Microsoft’s New Africa Data Centers in a Step in the Right Direction… Not Enough to Catch Up to Amazon
While the world of cloud computing is a huge enterprise, Microsoft isn’t really in the conversation when people discuss the topic. Amazon AWS, IBM, Salesforce, and Google all seem to dominate Microsoft in that area. Except, they don’t. Microsoft actually owns an 11 percent market share in the world of Storage as a Service (SaaS). And that puts them ahead of everyone except Amazon, which owns a 31 percent market share. Microsoft announced that they are opening two mega data centers in Africa, which is a direct push for cloud market share.
Will Microsoft’s Plan be Enough to Catch Up to Amazon?
The more storage a computer has, the faster it can operate. But storing information can be expensive, difficult to maintain, and tedious.That’s why most companies choose to outsource storage instead of maintaining servers in house for data. And that’s why Storage as a Service (SaaS) is such big business. In fact, companies (such as Rackspace) are built specifically for data storage. Cloud based storage allows companies to boost storage, networking, computing, databases, and analytics, which explains Microsoft’s latest foray into data centers.
Any edge Microsoft can gain against the competition is huge. Yet, Africa seems like an odd target — especially since no one has focused on Africa’s cloud industry. That industry produced about $243 million in 2016, but is expected to grow 20% in the next 4 years.
Is that enough revenue to catch up to Amazon? Not even close. But every little bit helps. And with Microsoft being first to market out of Microsoft, Amazon, and Alphabet, they get an edge in the African market, which could become quite profitable over the next decade. Those three companies combined to spend $31.5 billion in 2016 on leases and capital expenditures, a major chunk of which went towards cloud investments.
Get to know more about Microsoft with this video from Windows:
Building data centers is a global arms race for these companies, and with Microsoft Corp. (MSFT) being first to a large, new market, traders can expect shares to rise UP.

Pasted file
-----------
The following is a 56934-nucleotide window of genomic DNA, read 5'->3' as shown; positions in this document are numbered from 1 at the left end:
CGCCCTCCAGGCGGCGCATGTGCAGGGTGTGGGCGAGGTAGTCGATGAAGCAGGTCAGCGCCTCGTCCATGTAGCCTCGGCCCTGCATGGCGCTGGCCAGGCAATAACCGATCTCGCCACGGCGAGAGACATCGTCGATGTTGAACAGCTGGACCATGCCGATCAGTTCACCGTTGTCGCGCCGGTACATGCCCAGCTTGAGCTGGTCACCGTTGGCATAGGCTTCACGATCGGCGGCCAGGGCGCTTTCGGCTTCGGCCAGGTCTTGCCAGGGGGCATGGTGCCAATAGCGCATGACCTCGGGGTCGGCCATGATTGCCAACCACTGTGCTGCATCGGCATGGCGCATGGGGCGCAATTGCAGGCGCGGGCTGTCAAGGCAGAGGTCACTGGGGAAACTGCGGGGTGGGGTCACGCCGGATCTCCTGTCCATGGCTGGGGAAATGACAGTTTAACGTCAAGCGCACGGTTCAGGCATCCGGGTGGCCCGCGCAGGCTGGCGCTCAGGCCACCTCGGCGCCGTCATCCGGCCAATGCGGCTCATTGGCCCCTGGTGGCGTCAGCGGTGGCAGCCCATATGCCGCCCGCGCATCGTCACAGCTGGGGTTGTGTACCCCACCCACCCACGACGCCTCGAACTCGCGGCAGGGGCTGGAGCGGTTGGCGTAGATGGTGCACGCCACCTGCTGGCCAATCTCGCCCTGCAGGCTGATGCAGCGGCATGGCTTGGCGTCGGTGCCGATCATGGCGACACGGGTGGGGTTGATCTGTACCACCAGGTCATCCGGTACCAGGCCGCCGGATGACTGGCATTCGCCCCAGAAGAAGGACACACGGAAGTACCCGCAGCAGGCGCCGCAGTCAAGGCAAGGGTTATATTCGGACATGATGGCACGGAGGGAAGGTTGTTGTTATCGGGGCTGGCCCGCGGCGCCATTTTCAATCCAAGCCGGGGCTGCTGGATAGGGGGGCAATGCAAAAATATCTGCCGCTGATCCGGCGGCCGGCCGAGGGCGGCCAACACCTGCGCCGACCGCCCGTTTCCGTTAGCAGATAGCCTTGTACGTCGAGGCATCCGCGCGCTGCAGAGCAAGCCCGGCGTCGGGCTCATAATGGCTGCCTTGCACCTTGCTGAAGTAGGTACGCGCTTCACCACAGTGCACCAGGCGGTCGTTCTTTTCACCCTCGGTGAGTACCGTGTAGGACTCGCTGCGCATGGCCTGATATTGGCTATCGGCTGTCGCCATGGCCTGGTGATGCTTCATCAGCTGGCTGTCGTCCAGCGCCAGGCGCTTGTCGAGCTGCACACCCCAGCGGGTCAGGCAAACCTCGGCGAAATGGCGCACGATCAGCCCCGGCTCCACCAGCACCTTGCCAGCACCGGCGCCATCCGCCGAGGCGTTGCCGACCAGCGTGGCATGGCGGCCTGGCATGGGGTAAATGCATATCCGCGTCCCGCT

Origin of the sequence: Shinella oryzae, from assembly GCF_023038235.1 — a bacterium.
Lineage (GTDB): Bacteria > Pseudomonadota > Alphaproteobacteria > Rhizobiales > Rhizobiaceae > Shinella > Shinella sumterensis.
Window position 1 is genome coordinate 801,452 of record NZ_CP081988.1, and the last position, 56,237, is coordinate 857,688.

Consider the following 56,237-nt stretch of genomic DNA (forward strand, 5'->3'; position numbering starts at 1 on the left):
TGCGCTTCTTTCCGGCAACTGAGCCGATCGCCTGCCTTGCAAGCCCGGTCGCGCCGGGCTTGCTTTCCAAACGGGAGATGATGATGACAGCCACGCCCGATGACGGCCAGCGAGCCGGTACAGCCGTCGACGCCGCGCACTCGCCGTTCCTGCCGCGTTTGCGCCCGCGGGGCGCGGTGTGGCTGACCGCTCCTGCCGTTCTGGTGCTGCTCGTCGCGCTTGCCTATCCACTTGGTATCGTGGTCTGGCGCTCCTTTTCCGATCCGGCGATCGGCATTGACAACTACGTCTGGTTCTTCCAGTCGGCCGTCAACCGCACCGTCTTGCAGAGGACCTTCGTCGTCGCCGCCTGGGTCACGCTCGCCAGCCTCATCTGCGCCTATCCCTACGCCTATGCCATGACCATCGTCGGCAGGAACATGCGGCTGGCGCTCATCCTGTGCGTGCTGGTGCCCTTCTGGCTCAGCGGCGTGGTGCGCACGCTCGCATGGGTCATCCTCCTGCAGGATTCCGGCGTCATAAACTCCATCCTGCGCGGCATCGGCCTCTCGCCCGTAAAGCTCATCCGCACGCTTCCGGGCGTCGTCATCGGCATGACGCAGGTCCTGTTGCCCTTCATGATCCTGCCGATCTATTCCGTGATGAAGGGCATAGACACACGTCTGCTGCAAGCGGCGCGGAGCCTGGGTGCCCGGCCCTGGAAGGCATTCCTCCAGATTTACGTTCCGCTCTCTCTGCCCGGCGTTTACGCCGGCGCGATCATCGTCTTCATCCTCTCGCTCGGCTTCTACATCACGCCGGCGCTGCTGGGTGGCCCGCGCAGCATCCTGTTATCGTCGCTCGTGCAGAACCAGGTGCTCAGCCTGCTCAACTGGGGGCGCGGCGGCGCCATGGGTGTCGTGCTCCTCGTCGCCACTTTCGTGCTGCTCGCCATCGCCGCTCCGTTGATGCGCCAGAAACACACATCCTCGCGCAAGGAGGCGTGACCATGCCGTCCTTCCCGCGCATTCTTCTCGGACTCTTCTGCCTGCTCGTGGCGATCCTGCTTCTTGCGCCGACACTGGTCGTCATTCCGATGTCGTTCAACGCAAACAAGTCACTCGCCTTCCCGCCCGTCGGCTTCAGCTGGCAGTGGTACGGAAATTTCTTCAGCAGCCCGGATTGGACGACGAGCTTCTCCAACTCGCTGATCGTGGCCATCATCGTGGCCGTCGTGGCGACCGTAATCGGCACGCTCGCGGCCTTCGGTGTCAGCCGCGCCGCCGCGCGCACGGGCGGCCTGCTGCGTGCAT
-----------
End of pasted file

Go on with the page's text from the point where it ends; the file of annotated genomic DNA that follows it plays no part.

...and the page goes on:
Between Trump Fallout and Washington Drama, learn how to follow the money with Guy Cohen right here.
Follow us on Facebook and Twitter for more news updates!
The statements, views, and opinions of any article, contribution, editorial, or advertisement in this publication are not necessarily those of The Capitalist or its editorial staff, and are not considered an endorsement, sponsorship, or recommendation of any referenced product, service, issuer, or groups of issuers.
This publication provides general information about certain subjects, and should not be construed or taken as advice (legal, financial, investment, tax, or otherwise). Do not construe or take any information in this publication as a solicitation, offer, opinion, or recommendation to buy or sell any securities, bonds, or other financial instruments or to provide any legal, financial, investment, tax, or other advice or service about the suitability or profitability of any financial instruments or investments.
The Capitalist disclaims any liability for the accuracy of or your reliance on any statements, views, opinions, or information in this publication.
Pingback: Time for AT&T to Pay Up or Go Down | The Capitalist
Pingback: Amazon's Generosity Based on Profits, Not Helping Those Less Fortunate